Canadian Plastics

Canadian auto sales plunged in April, Scotiabank says

And while provinces will gradually start re-opening on varying timelines in May, Scotiabank expects auto sales to remain weak throughout the second quarter.

May 4, 2020   Canadian Plastics

Canadian auto sales plunged by 75% year-over-year (y/y) (nsa) in April with annualised sales estimated at 450,000 units, a new report from Scotiabank says.

“This was not unexpected with most – if not all – auto dealerships closed across the country,” Scotiabank said in its latest Auto News Flash. “The selling rate decelerated sharply by 57% m/m, with only essential purchases enabled through online sales.”

The decline follows a steep 47% y/y drop in March that led to a 16% y/y decline for the first quarter of the year, Scotiabank said. “While provinces will gradually start re-opening on varying timelines in May, we expect auto sales to remain weak throughout the second quarter in line with our latest economic forecasts,” the report said. “The number of Canadians applying for temporary employment insurance has surged to over 7 million since the onset of the pandemic. This will weigh on sales activity at least in the near-term until re-hiring begins and the economic recovery firmly takes hold.”

Scotiabank anticipates annual sales of 1.35 million units for 2020, subject to further downside risk if re-openings falter.

In the U.S., meanwhile, auto sales sank by 47% y/y (nsa) in April at an annualised rate of 8.6 million units. “On a month-over-month basis, sales stalled by 25% relative to March when sales fell by 38% y/y,” Scotiabank said. “By April 1st, almost all States had issued statewide or local shelter-in-place orders that remained in place for the month, with outbreaks varying significantly across States. Not surprisingly, vehicles piled up on dealer lots with Ward’s Automotive estimating the average days’ supply surged to 156 days relative to year-ago 76 days.”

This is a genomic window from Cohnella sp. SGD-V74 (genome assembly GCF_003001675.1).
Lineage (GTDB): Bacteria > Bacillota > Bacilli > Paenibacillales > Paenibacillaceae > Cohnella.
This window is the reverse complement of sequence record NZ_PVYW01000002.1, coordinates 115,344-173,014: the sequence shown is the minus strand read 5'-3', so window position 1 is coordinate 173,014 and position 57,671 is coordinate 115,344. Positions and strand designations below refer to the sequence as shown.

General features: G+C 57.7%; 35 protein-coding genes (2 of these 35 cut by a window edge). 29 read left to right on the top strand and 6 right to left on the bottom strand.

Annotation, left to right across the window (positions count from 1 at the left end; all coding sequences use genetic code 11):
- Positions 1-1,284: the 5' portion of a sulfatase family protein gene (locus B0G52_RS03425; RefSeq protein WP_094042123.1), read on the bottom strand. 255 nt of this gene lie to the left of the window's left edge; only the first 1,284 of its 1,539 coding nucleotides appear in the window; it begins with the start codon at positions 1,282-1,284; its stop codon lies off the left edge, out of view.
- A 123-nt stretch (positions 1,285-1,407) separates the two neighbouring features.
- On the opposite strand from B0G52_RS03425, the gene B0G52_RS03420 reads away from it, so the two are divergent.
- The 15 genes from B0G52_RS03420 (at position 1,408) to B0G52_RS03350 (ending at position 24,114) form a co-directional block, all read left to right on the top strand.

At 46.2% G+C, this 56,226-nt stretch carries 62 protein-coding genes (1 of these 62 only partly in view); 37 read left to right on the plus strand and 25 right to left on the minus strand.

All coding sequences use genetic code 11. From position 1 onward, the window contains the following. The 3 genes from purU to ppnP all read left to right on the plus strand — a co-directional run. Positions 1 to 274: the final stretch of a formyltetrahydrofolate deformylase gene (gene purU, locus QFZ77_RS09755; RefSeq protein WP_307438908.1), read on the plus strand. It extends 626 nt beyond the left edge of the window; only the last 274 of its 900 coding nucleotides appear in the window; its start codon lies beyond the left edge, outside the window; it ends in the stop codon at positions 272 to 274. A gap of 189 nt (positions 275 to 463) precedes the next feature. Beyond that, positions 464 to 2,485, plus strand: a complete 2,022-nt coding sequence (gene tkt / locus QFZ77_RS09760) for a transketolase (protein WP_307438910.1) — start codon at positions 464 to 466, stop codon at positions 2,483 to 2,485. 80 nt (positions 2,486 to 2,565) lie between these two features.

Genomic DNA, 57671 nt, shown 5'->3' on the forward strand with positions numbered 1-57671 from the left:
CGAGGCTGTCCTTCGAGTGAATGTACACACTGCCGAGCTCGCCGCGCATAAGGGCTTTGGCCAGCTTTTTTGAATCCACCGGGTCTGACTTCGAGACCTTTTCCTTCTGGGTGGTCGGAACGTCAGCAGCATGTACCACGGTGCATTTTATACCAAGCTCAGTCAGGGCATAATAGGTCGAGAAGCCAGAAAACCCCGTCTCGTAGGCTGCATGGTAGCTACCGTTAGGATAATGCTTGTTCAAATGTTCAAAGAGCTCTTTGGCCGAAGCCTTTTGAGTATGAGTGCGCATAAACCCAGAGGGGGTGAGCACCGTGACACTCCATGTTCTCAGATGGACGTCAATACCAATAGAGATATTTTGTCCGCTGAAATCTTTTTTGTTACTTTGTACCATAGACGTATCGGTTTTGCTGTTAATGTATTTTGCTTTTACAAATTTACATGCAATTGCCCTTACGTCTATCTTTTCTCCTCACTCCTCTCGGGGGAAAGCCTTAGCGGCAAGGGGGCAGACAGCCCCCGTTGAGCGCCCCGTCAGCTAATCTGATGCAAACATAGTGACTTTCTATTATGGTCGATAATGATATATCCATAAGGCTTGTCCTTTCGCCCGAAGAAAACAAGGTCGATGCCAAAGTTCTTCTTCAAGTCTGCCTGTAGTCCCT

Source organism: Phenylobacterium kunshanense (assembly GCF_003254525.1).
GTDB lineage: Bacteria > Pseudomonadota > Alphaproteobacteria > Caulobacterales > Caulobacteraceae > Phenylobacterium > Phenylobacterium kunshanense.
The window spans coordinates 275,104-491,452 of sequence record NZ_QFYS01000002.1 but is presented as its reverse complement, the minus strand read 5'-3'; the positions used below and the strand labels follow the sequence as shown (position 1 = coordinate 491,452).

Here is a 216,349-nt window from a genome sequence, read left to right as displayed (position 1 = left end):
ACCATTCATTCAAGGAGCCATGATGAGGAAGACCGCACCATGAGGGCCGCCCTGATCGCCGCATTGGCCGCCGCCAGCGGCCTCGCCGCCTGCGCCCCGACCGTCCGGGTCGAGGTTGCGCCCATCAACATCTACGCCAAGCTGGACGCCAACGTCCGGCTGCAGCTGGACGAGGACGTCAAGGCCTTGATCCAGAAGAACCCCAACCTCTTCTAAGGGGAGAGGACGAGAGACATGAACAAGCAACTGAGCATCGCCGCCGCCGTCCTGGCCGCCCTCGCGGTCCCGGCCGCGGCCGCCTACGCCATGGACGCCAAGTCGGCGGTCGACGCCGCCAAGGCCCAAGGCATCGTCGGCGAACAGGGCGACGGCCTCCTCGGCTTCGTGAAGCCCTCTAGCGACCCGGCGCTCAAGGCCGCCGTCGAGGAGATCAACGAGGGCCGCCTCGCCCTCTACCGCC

While many States have announced plans to gradually re-open their economies beginning in May, Scotiabank said, auto sales will remain anaemic. “A reported 30 million Americans have applied for employment insurance benefits in the last six weeks which will stifle the near-term recovery,” it said. “We forecast annual sales of 12.6 million units by year-end, subject to further deterioration should the outbreak persist beyond the second quarter.”


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